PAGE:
I buy this magical wood staining juice at Dick Blick Art Supply, and the big quart sized bottle is just $13.  India Ink will give you a jet black finish in just two coats, rather than having to apply 5 or more coats of a dark stain to achieve the color.  But the even bigger benefit for me in this little snafu I got myself in, is that India Ink is the consistency of water.  It goes on thin and immediately soaks into the wood, so you don't have to worry about brush strokes, bubbles or flaws.  I just used a cheapo foam brush and it was pretty easy to jam it into all the little cracks and seams in my piece.

After coat number one you can see there were still some lighter parts in the wood, including all my little "invisible" nail holes.  I also clearly just missed a few spots.  Oops.

It was no problem though, coat numero dos covered the piece completely, and cleaned up any of the blotches or imperfections.

It still looks a little flat though- huh?  That's where the top coat comes in.  While I fully intend to make a cover for this piece, let's be real and admit that I'll forget to cover it up during more than one rainstorm in it's lifetime.  Since I didn't spring for the more expensive cedar or green treated wood that holds up to the elements better, I knew I was going to have to use a good quality top coat to protect it.  Enter Spar Varnish.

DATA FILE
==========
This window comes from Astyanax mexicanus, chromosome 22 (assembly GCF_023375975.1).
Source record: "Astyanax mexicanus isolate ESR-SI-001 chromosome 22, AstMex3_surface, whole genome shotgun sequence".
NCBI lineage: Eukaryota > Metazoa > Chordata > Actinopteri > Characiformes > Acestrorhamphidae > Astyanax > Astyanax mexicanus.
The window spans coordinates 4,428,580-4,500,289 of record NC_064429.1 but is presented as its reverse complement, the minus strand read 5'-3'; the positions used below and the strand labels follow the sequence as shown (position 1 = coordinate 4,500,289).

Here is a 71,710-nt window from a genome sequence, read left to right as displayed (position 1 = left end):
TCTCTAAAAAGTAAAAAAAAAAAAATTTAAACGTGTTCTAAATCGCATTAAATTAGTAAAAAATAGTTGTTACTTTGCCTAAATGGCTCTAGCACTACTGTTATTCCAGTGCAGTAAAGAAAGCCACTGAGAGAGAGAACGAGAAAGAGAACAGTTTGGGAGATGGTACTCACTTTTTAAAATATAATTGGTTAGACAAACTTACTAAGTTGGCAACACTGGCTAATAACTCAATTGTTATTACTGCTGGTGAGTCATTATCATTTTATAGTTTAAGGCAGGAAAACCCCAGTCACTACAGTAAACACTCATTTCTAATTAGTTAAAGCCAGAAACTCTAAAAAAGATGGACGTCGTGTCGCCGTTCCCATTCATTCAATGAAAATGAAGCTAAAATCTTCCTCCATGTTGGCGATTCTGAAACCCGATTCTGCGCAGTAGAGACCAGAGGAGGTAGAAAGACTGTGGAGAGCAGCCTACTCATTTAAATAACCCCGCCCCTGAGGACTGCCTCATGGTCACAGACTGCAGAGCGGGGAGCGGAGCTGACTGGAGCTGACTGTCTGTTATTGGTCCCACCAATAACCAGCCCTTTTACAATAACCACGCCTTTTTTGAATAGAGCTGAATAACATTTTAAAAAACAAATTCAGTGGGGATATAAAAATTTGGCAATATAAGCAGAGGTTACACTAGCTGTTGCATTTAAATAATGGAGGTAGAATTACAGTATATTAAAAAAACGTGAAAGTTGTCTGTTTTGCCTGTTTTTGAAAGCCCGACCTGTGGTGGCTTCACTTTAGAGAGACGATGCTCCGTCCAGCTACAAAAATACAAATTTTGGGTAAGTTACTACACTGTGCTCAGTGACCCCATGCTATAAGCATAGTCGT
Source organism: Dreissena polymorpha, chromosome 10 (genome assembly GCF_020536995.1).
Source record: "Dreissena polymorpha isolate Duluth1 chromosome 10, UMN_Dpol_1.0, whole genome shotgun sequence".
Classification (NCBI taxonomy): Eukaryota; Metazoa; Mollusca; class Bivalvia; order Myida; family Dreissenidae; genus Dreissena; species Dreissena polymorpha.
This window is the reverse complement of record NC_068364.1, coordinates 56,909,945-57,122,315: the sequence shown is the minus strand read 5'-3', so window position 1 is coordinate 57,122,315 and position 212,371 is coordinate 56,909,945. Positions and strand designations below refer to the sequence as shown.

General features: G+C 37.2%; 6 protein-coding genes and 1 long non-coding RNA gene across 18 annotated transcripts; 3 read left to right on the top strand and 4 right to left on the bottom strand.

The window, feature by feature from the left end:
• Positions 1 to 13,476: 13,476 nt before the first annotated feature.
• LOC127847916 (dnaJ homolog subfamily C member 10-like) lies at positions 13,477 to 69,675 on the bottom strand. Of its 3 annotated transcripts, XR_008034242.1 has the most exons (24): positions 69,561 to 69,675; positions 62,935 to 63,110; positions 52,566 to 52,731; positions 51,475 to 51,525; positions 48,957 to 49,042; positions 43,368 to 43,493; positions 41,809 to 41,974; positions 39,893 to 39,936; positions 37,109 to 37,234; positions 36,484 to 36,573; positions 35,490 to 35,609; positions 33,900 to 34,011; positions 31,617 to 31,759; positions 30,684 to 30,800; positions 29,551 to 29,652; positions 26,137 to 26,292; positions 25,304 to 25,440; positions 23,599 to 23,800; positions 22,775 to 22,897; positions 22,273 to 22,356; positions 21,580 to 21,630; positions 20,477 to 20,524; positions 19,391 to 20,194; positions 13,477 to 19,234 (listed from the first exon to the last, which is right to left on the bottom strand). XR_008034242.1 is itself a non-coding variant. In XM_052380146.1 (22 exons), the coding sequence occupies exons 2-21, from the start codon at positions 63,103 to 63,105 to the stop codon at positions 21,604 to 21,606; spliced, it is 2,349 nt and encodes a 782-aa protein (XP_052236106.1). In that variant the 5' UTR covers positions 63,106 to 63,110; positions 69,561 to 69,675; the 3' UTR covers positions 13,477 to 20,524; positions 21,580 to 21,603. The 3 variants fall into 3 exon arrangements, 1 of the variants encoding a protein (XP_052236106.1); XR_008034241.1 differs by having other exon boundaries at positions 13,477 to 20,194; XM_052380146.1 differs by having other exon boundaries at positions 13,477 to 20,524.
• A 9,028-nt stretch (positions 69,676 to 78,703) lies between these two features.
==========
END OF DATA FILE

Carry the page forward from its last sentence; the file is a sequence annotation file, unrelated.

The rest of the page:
I found this marine grade wood coating at Lowes, and I figured if it could protect the wood on boats which are always in the water, it would help my lounger avoid damage from the occasional shower.  I bought the clear gloss to give my black piece a modern shine.  The varnish went on thin and milky white, a lot like a water based poly, but with far less of those pesky bubbles that plague polyurethane.  I thought it was really easy to use. 

Easy, yes.  Quick, no.  

That's because I had to apply 4 coats of this stuff, to both the underside and topside of my lounger.  Each coat took about an hour, since I had so much surface area to cover, and I had to be a lot more careful than I was with the India Ink with this stuff to avoid drips and runs.  So by far the longest part of this project was the 5 days I spent applying varnish.  Good news- it was totally worth it.  Here's the lounger, slightly dull with 2 coats of India Ink:

And here she is all glossy and pretty with 4 coats of marine varnish:

That's as sexy as a piece of furniture can get, no?  Probably not all that comfortable yet though.  Don't worry- I have big plans for a cushion on this piece.  I'll be relaxing on it and drinking a mojito in no time.  Or sitting on it while I build another project.  I can't help it guys, I'm not well.